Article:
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韩国三级大尺度电影迅雷下载讲述的是: 看最新最热门电影“上方蓝字”即可 【电影资源|电影院天堂|电影免费看|电影免费在线观看|免费电影院|免费电影资源|免费电影公众号|电影免费在线观看|电影免费看公众号|在线电视剧|热门电影电视剧】 或点击“下方蓝色字”可直接观看精彩电影? ?点击此蓝色字进入影城? ………………………… …………………………… ……………………………………………………… …………………………… END 谢谢观看 您想看的全都有 ▲ 聚集全球影视 香港电影电视剧 国内电影电视剧 欧美电影电视剧 韩国电影电视剧 日本电影电视剧 韩国电影电视剧 泰国电影电视剧 印度电影电视剧 网络电影电视剧 …………… 覆盖全面 喜剧电影电视剧 悲剧电影电视剧 爱情电影电视剧 动作电影电视剧 枪战电影电视剧 犯罪电影电视剧 恐怖电影电视剧 悬疑电影电视剧 动画电影电视剧 家庭电影电视剧 魔幻电影电视剧 科幻电影电视剧 战争电影电视剧 青春电影电视剧 天天更新免费看 最新热门类资源 最新好评类资源 最新网络类资源 最新华语类资源 最新欧美类资源 点击“下方蓝色字”可直接观看精彩电影? ?点击此蓝色字进入影城? ………………………… …………………………… ……………………………………………………… …………………………… END 谢谢观看 看电影电视剧一个号就够了,平台有近万部电影电视剧供您观看,在本文上方“蓝色字观影入口”进入公众号菜单栏“看电影”可观看所有电影电视剧。 以下欧美电影榜英文介绍 e of the desc ss of Bellaria, he donned a dark-hued riding-dress, with brown gaiters and a tweed cap. In this guise, and when shielded by the semi-gloom of the summer night, he would certainly avoid observation. And of course the chances were that the woman, tormented by her fears, would not venture out of the house after dark. Still, it was best to be on the safe side and dress as inconspicuously as possible. The animal supplied by t tside the orphanage, the next day, they ran out of chairs. A lot of people had to stand to watch the opening ceremony. It was a windy day, and I sat behind Baba on the little podium just outside the main entrance of the new building. Baba was wearing a green suit and a caracul hat. Midway through the speech, the wind knocked his hat off and everyone laughed. He motioned to me to hold his hat for him and I was glad to, because then everyone would see that he was my father, my Baba. He turned back to the microphone and said he hoped the building was sturdier than his hat, and everyone laughed again. When Baba ended his speech, people stood up and cheered. They clapped for a long time. Afterward, people shook his hand. Some of them tousled my hair and shook my hand too. I was so proud of Baba, of us. But despite Baba's successes, people were always doubting him. They told Baba that running a business wasn't in his blood and he should study law like his father. So Baba proved them all wrong by not only running his own business but becoming one of the richest merchants in Kabul. Baba and Rahim Khan built a wildly successful carpet-exporting Business, two pharmacies, the world around him to his liking. The problem, of course, was that Baba saw the world in black and white. And he got to decide what was black and what was white. You can't love a person who lives that way without fearing him too. Maybe even h upon us. The mountain became a whirling mass of sand and wind and rain. I clung to the ridge-pole and shut my eyes in a tornado of blowing canvas and lashing branches and corrugated iron, while the thousand and one water-vessels beat about me in pandemonium. There followed many gusty showers, and after the parched years, a vision beautiful. Green returned to earth, and the world was filled with the sweet fresh scent of herbage. On my way from the Siding, I now gathered armfuls o "Well," Mavis dragged him into the radiant moonlight and surveyed him critically, "it doesn't matter. I like you in this suit of clothes. You look so tall and straight and slim, and----" "Oh, my dear," Gerald laughed, "you will make me vain." "But you are vain already," she said naively. "Bellaria says that all young men are vain." "How can this particular young man be otherwise," questioned the lover, "when the most charming girl in the world makes an appointment with him in the realms of romance?" "Am I charming, Gerald; am I? Oh," Mavis clapped her hands, "how delightful to be told that. Say it again." "You are charming, Mavis, and also rather reckless for laughing so loud." "Pooh! Everything is safe, for the gates are locked and Bellaria is asleep. In all these wide gardens only you and I are awake, unless," added Mavis seriously, "you count the fairies." "And the nightingales, and the crickets," ended Gerald, smiling. Mavis smiled also, and they stood hand in hand like a couple of schoolchildren out on a frolic. Then "Come," she cried, loosening her grip, "you must catcg heart, flung himself on to the boughs of the copper beech, to use it as a stair for descent. In a few minutes he found himself standing in the shadow of the tree, clasping a cool slender hand, and looking into two wonderful eyes which flashed like the stars overhead. "Oh, you are not in white, Prince," said Mavis, disappointed. Gerald explained. "I thought it best to wear dark clothes, since Bellaria might be on the watch." "There is no chance of that. She is fast asleep, and would not leave her bed unless the house went on fire." "Then again," went on Gerald, pressing her hand, "I had to ride here from Silbury. I could scarcely do that in flannels." "Well," Mavis dragged him into the radiant moonlight and surveyed him critically, "it doesn't matter. I like you in this suit of clothes. You look so tall and straight and slim, and----" "Oh, my dear," Gerald laughed, "you will make me vain." "But you are vain already," she said naively. "Bellaria says that all young men are vain." "How can this particular young man be otherwise," questioned the lover, "when the most charming girl in the world makes an appointment with him in the realms of romance?" "Am I charming, Gerald; am I? Oh," Mavis clapped her hands, "how delightful to be told that. Say it again." "You are charming, Mavis, and also rather reckless for laughing so loud." "Pooh! Everything is safe, for the gates are locked and Bellaria is asleep. In all these wide gardens only you and I are awake, unless," added Mavis seriously, "you count the fairies." "And the nightingales, and the crickets," ended Gerald, smiling. Mavis smiled also, and they stood hand in hand like a couple of schoolchildren out on a frolic. Then "Come," she cried, loosening her grip, "you must catch me, catch me, my Prince;" and like an arrow from the bow she shot across the turf towards the archway, followed rapidly by her lover. Haskins was swift of foot, but Mavis ran like Atalanta, and was flitting about the gardens on the other side of the archway before he could range alongside. "You are the Fairy Queen," panted Gerald, when he reached her. "I saw you spread large white wings." "Oh no," said Mavis seriously and prosaically, "I used my legs." "The Queen of Spain has no legs," quoted Haskins, laughing. "Oh, how dreadful--how very, very dreadful!" And he laughed again to see that she took him seriously. The gardens were very lovely, and much less orderly than the quadrangle. Following Disraeli's dictum, they had been cultivated to excess, and then Nature had been allowed to decivilize them. The result was charming, and wonderfully artistic. There were beds of brilliant flowers, wherein slim saplings grew at will; statues of god and goddess wreathed in greenery; ponds of placid water rimmed with stone, wherein white lilies slept on broad leaves, floating amidst slender reeds. The fa?ade of the house, with its Tudor battlements and long ranges of latticed windows, rose picturesquely in the still, calm light of the moon, which rendered all things ethereal and fairylike. Before the mansion stretched a shallow terrace of gray stone, diapered with lichens and emerald moss. A wide flight of steps descended from this to meet a broad path, which melted imperceptibly into a jungle of tall bushes and wiry grasses. And all around the trees sprang like sentinels to guard this magic domain from the prose of the outside world. Everything was bathed in a luminous white radiance--and in this colorless world Mavis flitted here and there like a moth of snow. "It is too lovely for mere words," murmured Gerald, gazing at all this beauty, with his poetical feelings uppermost. "Are you speaking of me?" asked Mavis joyfully. He laughed. "In spite of your seclusion, my dear, you are a true woman, for you will not allow even the landscape to be complimented when you are present." "Human beings are so much nicer than landscape," she pouted. "One is, at least. I wonder who she can be." "Me," said Mavis triumphantly. "How clever of you to guess that, my angel." Mavis flung up her arms with a silvery laugh. "I am a fairy to-night, and no angel. They are stiff things with goose wings." "Rhyme and reason both together," said Gerald, sitting down on a mossy stone fronting a smooth greensward. "Well, then, you are Titania, and I the rash mortal who has intruded on your privacy." "Take care that I do not enchant you, poor mortal." "You have done that already. Hark!" he raised a finger, "the wind is rising, your Majesty." "To play for my dancing." Then Gerald saw a wonderful thing. While the wind played with viewless fingers on the lyre of the surrounding woods, Mavis danced to the rhythm in exact unison with the gentle breaths which came and went. She bent her golden head to listen critically to the murmurings, and swung and swayed and floated to the melody of Nature. Her feet and arms scarcely moved, her slender body was almost still, yet by subtle movements she contrived to interpret the meaning of the hour. A low, low note from the tree-tops would send her floating across the grass: a pause would bring her to a statue stillness, and a dying sigh, as the wind lost heart, stirred her limbs to gentle movements, like the tremblings of a flower on its stalk. Poised gracefully in the radiant light, in her white garb, and with her mystical gestures timed to the Nature sounds, she looked like a spirit of the woods. Gerald faintly grasped for one fleeting moment the idea of the sacred dances of old, when every gesture and every pose was a sign of power to draw down the hierarchy of heaven to the physical plane. Then the wind died away, and the golden notes of the nightingale fluted through the trees. One bird trilled wild music, and another replied with a scattering of liquid notes like falling rain. All the marvelous enchantment of the night was in that speechless song, and the young man's heart beat in measure with the pulse of Nature. He rose abruptly to his feet, and when Mavis floated within the circle of his arms they went round her passionately. Like a tamed bird she rested on his heaving breast, and looked up smilingly into his brown eyes. Mavis read therein all that the wind and the nightingale had been trying to tell her, and when the man's lips were pressed ardently to her own she felt as though she had stepped from the twilight of unformed things into the glory of sunlight and song. "Oh," she panted, nestling to his heart, "what does this mean?" "Love!" he breathed, "love, which changes man into God," and again his lips sought hers. With a thrill, she yielded to the first caress she had ever known. And the nightingale sang triumphantly in the thicket. But now the song was no longer wordless: she knew all that the bird could tell. "Which is love, love, and love again," whispered the Fairy Prince. Then Mavis began to weep, with a natural fear of the unknown, and Gerald consoled her, as a mother consoles a child. She clung to him in the shadow of the tree, silent and wondering, and with something of pain--the pain of the reborn, when the fire of love purifies the soul. A veil had fallen from her eyes, and, beholding the secret shrine of the god, she trembled, and wept, and joyed, all in a breath. "It is wonderful, wonderful, terrible," she murmured. "Oh, Gerald, if you leave me I shall die. You are part of me: your soul is blended with mine. You love me: oh, say that you love me?" "As I love Truth and Beauty and Wisdom, and all things that make up our conception of God." There was silence for a few minutes, and the two human beings, who were really one, felt that they were alone in this wonderful white world--alone with God. "And this is love?" murmured Mavis dreamily. "Part of love," said Gerald softly. "What do you mean?" "Dearest, the veil of love is beauty." "Yes?" "We must remove that veil: we must look behind it, to see what love really means in the innermost." "Can we?" "We are about to," he drew her closer to his breast, "the inner meaning of love is sacrifice." "Sacrifice," said Mavis, puzzled. "And that sacrifice we must make, if we would know the real and true meaning of love." "Do you mean that we must part?" she gasped, withdrawing herself. "For a time," he assured her, "only for a time--say a week." "Oh," Mavis stretched out her arms langorously, "how can I live through seven days without you?" "By knowing that sacrifice is the soul of love." "But why must you go?" she entreated. "Oh, do not go, darling. Let us be always together in this garden." "I fear Bellaria will object," said Haskins, smiling. "She will never know?" "Oh yes. We cannot always meet by stealth. Bellaria is a woman, and will sooner or later discover our secret. Then there is Geary, and your guardian." Mavis shivered. "I am afraid of Geary, with his big knife, but not of Bellaria or my guardian. She will be a little angry, but when I tell her how happy I am she will be glad. And my guardian is always kind. Oh, Gerald, tell him that you love me, and wish me to be your wife. Then he will stop Geary from coming here, and we can be happy." Haskins hugged her to his breast and smiled grimly in the darkness. He was very certain that, if he told Major Rebb, there would be no end of trouble. In order to arrive at some conclusion it was necessary to make inquiries as to why Rebb kept the girl in the Pixy's House. When that was known, steps might be taken to release her, and when she was released she could be presented to the world as Mrs. Gerald Haskins. But to make inquiries it was necessary that he should go to London and consult Tod, who was sharp enough in professional matters, and a visit to London meant a seven days' separation from Mavis. "I don't think that the Major will be overpleased at my wooing you by stealth," said Gerald, choosing his words, so as not to alarm her. "You see, I should have come openly and with his permission." "He would not have given it until I was twenty-one," cried Mavis, "he said that I was to see no one for the next ten months." "Precisely! And that is why I have made love to you secretly," explained Haskins cheerily. "Now, darling heart, I wish you to be brave and to help me." "Only tell me what you wish me to do, and I'll do it," said Mavis, with a little shudder. "Only I don't like pain!" "To love truly we must suffer pain, my sweetheart. Pain and sacrifice are the demands of love. Had we an eternity of pleasure, without any disagreeables, even you and I should grow weary." "Oh no, no!" She clung to him. "Ah, my sweet," he said sadly, "we are but flesh and blood, and so may grow weary of too perfect bliss. The flower that is always in the sun wilts and dies. And, after all, the delights of life lie in contrast." "What do you mean by that, Gerald?" Haskins saw that he was speaking too highly for her comprehension, so talked on a lower plane, for the night was passing, and he had to ride back to Silbury. "My dear," he said slowly, "I should like to stay here for ever with you, and then we would be as gods. But if we wish to know the true meaning of love, as I explained, we must sacrifice ourselves to the necessities of life. We must part for seven days. I have to go to London, Mavis, and search out matters." "What matters?" But Haskins wisely declined to explain in detail, lest he should alarm h rceptibly into a jungle of tall bushes and wiry grasses. And all around the trees sprang like sentinels to guard this magic domain from the prose of the outside world. Everything was bathed in a luminous white radiance--and in this colorless world Mavis flitted here and there like a moth of snow. "It is too lovely for mere words," murmured Gerald, gazing at all this beauty, with his poetical feelings uppermost. "Are you speaking of me?" asked Mavis joyfully. He laughed. "In spite of your seclusion, my dear, you are a true woman, for you will not allow even the landscape to be complimented when you are present." "Human beings are so much nicer than landscape," she pouted. "One is, at least. I wonder who she can be." "Me," said Mavis triumphantly. "How clever of you to guess that, my angel." Mavis flung up her arms with a silvery laugh. "I am a fairy to-night, and no angel. They are stiff things with goose wings." "Rhyme and reason both together," said Gerald, sitting down on a mossy stone fronting a smooth greensward. "Well, then, you are Titania, and I the rash mortal who has intruded on your privacy." "Take care that I do not enchant you, poor mortal." "You have done that already. Hark!" he raised a finger, "the wind is rising, your Majesty." "To play for my dancing." Then Gerald saw a wonderful thing. While the wind played with viewless fingers on the lyre of the surrounding woods, Mavis danced to the rhythm in exact unison with the gentle breaths which came and went. She bent her golden head to listen critically to the murmurings, and swung and swayed and floated to the melody of Nature. Her feet and arms scarcely moved, her slender body was almost still, yet by subtle movements she contrived to interpret the meaning of the hour. A low, low note from the tree-tops would send her floating across the grass: a pause would bring her to a statue stillness, and a dying sigh, as the wind lost heart, stirred her limbs to gentle movements, like the tremblings of a flower on its stalk. Poised gracefully in the radiant light, in her white garb, and with her mystical gestures timed to the Nature sounds, she looked like a spirit of the woods. Gerald faintly grasped for one fleeting moment the idea of the sacred dances of old, when every gesture and every pose was a sign of power to draw down the hierarchy of heaven to the physical plane. Then the wind died away, and the golden notes of the nightingale fluted through the trees. One bird trilled wild music, and another replied with a scattering of liquid notes like falling rain. All the marvelous enchantment of the night was in that speechless song, and the young man's heart beat in measure with the pulse of Nature. He rose abruptly to his feet, and when Mavis floated within the circle of his arms they went round her passionately. Like a tamed bird she rested on his heaving breast, and looked up smilingly into his brown eyes. Mavis read therein all that the wind and the nightingale had been trying to tell her, and when the man's lips were pressed ardently to her own she felt as though she had stepped from the twilight of unformed things into the glory of sunlight and song. "Oh," she panted, nestling to his heart, "what does this mean?" "Love!" he breathed, "love, which changes man into God," and again his lips sought hers. With a thrill, she yielded to the first caress she had ever known. And the nightingale sang triumphantly in the thicket. But now the song was no longer wordless: she knew all that the bird could tell. "Which is love, love, and love again," whispered the Fairy Prince. Then Mavis began to weep, with a natural fear of the unknown, and Gerald consoled her, as a mother consoles a child. She clung to him in the shadow of the tree, silent and wondering, and with something of pain--the pain of the reborn, when the fire of love purifies the soul. A veil had fallen from her eyes, and, beholding the secret shrine of the god, she trembled, and wept, and joyed, all in a breath. "It is wonderful, wonderful, terrible," she murmured. "Oh, Gerald, if you leave me I shall die. You are part of me: your soul is blended with mine. You love me: oh, say that you love me?" "As I love Truth and Beauty and Wisdom, and all things that make up our conception of God." There was silence for a few minutes, and the two human beings, who were really one, felt that they were alone in this wonderful white world--alone with God. "And this is love?" murmured Mavis dreamily. "Part of love," said Gerald softly. "What do you mean?" "Dearest, the veil of love is beauty." "Yes?" "We must remove that veil: we must look behind it, to see what love really means in the innermost." "Can we?" "We are about to," he drew her closer to his breast, "the inner meaning of love is sacrifice." "Sacrifice," said Mavis, puzzled. "And that sacrifice we must make, if we would know the real and true meaning of love." "Do you mean that we must part?" she gasped, withdrawing herself. "For a time," he assured her, "only for a time--say a week." "Oh," Mavis stretched out her arms langorously, "how can I live through seven days without you?" "By knowing that sacrifice is the soul of love." "But why must you go?" she entreated. "Oh, do not go, darling. Let us be always together in this garden." "I fear Bellaria will object," said Haskins, smiling. "She will never know?" "Oh yes. We cannot always meet by stealth. Bellaria is a woman, and will sooner or later discover our secret. Then there is Geary, and your guardian." Mavis shivered. "I am afraid of Geary, with his big knife, but not of Bellaria or my guardian. She will be a little angry, but when I tell her how happy I am she will be glad. And my guardian is always kind. Oh, Gerald, tell him that you love me, and wish me to be your wife. Then he will stop Geary from coming here, and we can be happy." Haskins hugged her to his breast and smiled grimly in the darkness. He was very certain that, if he told Major Rebb, there would be no end of trouble. In order to arrive at some conclusion it was necessary to make inquiries as to why Rebb kept the girl in the Pixy's House. When that was known, steps might be taken to release her, and when she was released she could be presented to the world as Mrs. Gerald Haskins. But to make inquiries it was necessary that he should go to London and consult Tod, who was sharp enough in professional matters, and a visit to London meant a seven days' separation from Mavis. "I don't think that the Major will be overpleased at my wooing you by stealth," said Gerald, choosing his words, so as not to alarm her. "You see, I should have come openly and with his permission." "He would not have given it until I was twenty-one," cried Mavis, "he said that I was to see no one for the next ten months." "Precisely! And that is why I have made love to you secretly," explained Haskins cheerily. "Now, darling heart, I wish you to be brave and to help me." "Only tell me what you wish me to do, and I'll do it," said Mavis, with a little shudder. "Only I don't like pain!" "To love truly we must suffer pain, my sweetheart. Pain and sacrifice are the demands of love. Had we an eternity of pleasure, without any disagreeables, even you and I should grow weary." "Oh no, no!" She clung to him. "Ah, my sweet," he said sadly, "we are but flesh and blood, and so may grow weary of too perfect bliss. The flower that is always in the sun wilts and dies. And, after all, the delights of life lie in contrast." "What do you mean by that, Gerald?" Haskins saw that he was speaking too highly for her comprehension, so talked on a lower plane, for the night was passing, and he had to ride back to Silbury. "My dear," he said slowly, "I should like to stay here for ever with you, and then we would be as gods. But if we wish to know the true meaning of love, as I explained, we must sacrifice ourselves to the necessities of life. We must part for seven days. I have to go to London, Mavis, and search out matters." "What matters?" But Haskins wisely declined to explain in detail, lest he should alarm h dwolves, Linley wasn’t injur 看电影电视剧一个号就够了,平台有近万部电影电视剧供您观看,进入下方“阅|读|原|文”在公众号菜单栏“看电影”可观看所有电影电视剧。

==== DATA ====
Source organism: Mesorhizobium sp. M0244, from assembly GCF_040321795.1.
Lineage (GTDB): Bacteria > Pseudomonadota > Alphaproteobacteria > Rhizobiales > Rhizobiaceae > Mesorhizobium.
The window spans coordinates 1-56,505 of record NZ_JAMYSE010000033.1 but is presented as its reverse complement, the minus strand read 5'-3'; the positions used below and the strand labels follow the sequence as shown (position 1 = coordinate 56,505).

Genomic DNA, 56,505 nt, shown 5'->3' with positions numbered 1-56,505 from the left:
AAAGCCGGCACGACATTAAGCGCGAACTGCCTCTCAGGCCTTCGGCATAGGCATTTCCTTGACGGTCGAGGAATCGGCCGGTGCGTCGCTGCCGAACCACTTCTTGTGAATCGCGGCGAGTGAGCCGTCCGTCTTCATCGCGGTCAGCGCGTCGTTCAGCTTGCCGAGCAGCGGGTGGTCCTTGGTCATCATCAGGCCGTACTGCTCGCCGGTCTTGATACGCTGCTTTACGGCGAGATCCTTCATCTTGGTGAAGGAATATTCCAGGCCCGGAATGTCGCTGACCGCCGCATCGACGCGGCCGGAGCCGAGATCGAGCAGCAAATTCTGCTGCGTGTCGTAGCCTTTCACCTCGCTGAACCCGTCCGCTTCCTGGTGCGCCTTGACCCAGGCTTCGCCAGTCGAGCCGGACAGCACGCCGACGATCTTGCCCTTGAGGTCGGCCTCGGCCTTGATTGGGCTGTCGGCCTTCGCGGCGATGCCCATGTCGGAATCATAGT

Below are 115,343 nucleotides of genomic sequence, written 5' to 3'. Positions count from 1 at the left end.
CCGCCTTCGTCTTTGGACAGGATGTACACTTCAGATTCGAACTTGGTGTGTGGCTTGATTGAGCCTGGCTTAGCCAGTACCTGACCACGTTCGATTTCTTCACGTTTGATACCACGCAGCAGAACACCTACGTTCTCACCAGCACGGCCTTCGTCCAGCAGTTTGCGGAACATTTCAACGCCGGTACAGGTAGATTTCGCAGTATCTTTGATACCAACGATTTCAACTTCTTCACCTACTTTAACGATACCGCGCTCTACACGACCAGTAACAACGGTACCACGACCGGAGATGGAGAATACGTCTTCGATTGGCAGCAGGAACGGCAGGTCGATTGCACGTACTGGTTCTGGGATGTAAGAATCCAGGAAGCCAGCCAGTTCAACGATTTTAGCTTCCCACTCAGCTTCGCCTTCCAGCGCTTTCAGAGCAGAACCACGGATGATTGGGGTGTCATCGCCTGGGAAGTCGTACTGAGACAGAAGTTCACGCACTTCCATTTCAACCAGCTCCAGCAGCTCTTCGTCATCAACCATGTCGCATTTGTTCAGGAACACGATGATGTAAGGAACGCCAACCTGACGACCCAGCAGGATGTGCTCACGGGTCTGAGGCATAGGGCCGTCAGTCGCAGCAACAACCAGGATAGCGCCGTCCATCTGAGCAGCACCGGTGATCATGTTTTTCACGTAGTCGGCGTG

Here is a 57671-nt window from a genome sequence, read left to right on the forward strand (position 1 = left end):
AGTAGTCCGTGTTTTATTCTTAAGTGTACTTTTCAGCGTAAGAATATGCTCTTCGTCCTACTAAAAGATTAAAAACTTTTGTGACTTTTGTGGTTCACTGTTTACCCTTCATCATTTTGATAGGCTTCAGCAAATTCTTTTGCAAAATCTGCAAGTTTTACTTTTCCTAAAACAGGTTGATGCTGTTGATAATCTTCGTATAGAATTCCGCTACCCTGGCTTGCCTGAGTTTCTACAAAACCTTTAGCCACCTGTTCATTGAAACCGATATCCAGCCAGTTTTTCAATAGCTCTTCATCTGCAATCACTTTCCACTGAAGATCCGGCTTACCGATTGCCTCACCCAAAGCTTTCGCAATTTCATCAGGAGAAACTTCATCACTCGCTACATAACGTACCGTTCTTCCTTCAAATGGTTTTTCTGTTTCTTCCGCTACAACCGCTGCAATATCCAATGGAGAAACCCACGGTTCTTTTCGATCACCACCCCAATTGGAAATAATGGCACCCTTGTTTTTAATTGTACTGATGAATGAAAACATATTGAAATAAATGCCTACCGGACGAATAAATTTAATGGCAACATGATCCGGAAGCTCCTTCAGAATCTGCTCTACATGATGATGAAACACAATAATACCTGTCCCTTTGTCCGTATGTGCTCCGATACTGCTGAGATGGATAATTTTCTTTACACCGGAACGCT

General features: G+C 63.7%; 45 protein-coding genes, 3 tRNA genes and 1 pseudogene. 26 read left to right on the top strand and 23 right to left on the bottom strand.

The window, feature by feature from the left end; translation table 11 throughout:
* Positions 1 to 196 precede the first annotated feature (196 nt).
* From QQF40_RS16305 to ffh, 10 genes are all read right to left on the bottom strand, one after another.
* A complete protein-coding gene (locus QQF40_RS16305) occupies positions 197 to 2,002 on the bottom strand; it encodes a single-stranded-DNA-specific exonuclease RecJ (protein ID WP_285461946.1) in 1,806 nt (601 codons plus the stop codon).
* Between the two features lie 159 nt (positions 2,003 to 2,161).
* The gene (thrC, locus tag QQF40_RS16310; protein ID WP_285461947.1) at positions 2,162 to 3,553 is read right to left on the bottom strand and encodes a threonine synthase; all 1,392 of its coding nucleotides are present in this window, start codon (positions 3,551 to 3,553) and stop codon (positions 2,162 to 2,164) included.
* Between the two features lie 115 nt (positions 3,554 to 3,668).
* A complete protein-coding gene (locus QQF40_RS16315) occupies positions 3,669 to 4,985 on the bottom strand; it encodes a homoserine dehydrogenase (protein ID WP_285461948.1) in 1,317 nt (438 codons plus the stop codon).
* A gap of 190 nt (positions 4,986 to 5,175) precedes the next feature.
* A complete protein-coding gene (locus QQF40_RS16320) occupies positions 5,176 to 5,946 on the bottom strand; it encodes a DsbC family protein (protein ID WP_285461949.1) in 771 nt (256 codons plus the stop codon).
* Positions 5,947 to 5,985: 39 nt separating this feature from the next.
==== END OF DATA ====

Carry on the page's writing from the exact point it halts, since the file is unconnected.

日本推理电影、电视剧推荐 日本的推理电视剧看的不算多,先将一些自己看过的觉得符合楼主要求的推荐一下: 《神探伽利略》(福山雅治+柴崎幸) 这个是前天晚上看的,风格上比较偏《古畑任三郎》,每一集的人物构架并不复杂,很多是开始就知道凶手是谁,主要重在推理如何犯案。柴崎幸虽然越来越不往美女方向发展,但是福山雅治不管怎么说都是一个非常有魅力的大叔。比起电视剧,更推荐电影版,虽然鄙人看了很多侦探小说,对许多情节大多能猜个一二,不过这部电影的结局还是蛮出乎我意料的。 《ss》(天海佑希+竹野内丰+户田惠梨香+沟端淳平+玉山铁二+吉濑美智子) 本季的春季剧,收视上非常不错,基本上也是每一集一个故事,节奏紧凑,犯案手法不能说全部都很精彩,但是还是具有非常多亮点和出乎意料的地方,与同为春季剧的《 》相比,我觉得这一部更精彩。除了剧情外,演员阵容也是男女老少通吃型的,既有天海这样的御姐,又有吉濑美智子这样的熟女,还有户田这样的li(虽然在里面不怎么li),既有竹野内丰这样的大叔,也有玉山铁二这样的熟男,或者是沟端淳平这样的正太。 《Mr 》(木村拓哉+凌赖瑶+水岛宏) 上面也提到了这部剧,说没有《ss》好,并不是只演员,毕竟我很喜欢大神,是编剧太对不起这些出色的演员了,很多情节比较幼稚,模仿美剧模仿的有些生硬。不过为了看大神或者是日本当红小生水岛宏的话,看看也无妨。情节虽然有些幼稚,但是画面效果还是很不错的,毕竟投资很巨大。不过要拿这部和同类型的《神探伽利略》相比,我个人认为是比不过的,虽然比之福山雅治大叔,我更喜欢木村拓哉。 《富豪刑事》(深田恭子) 女主很漂亮,虽然我不喜欢,情节呢,说弱智似乎描述不准确,应该是乱扯到可以了。不过看到LZ提到自己有看《有闲》,乱扯上两者基本相同,可能会符合LZ口味。 《》(木村拓哉+松隆子) 男女主或许不算年轻,但是帅和漂亮应该还是复合的。剧情不错,由于主角是检察官,而不是刑事或者侦探,所以推理的角度稍显不同,但很有亮点。 《金田一少年事件薄》(堂本刚+友坂理惠) 看到主演应该知道我推荐的是第一部和第二部,年轻绝对符合,当时都是岁少男少女啊,话说当时大女主还是蛮漂亮,虽然现在已经岁的她有点长脸女的趋势,男主是不是帅,看LZ的审美观吧,我很多朋友说他丑,但我个人非常喜欢他,自然就觉得他很帅。这个电视剧部较早期,由漫画改编,属于典型的侦探剧。LZ如果对金田一感兴趣,看一下松润的第三部和小龟的SP也可以,并不是批评演员,毕竟我蛮喜欢松润的,只是觉得完全没有了金田一的感觉,不太喜欢。 《银狼怪骑》(堂本光一+宝生舞) 与《金田一少年事件薄》同一时期的由堂本刚的相方主演的关于一个有两个大脑的天才少年破案的故事。怎么说呢,科幻化的侦探剧不是我那杯茶,所以没怎么看完,LZ感兴趣可以翻出来看看。女主的漂亮比较个性,堂本光一虽然在日本是王子排行第一的,但我第一次看他的时候,觉得很土的感觉,不过现在受日剧熏陶久了,再加上成了KK的饭,渐渐也看出王子感觉了。 《遥控刑警》(深田恭子+堂本光一) 虽然又是深田以其特有的弱智形象出演,但总的来说这一部比《富豪刑事》先进许多,推理还是有逻辑的。 《跳跃大搜查线》(织田裕二+深津绘里) 片子比较老,男女主也不是典型的美女帅哥,但个人非常喜欢情节,非常棒,属于日剧推理据中的经典之作。 《金田一耕助系列》(稻垣吾郎) 改编自横沟正史的小说,有五部左右吧,毕竟是老的侦探小说,推理上比较严谨,是我喜欢的那一类型。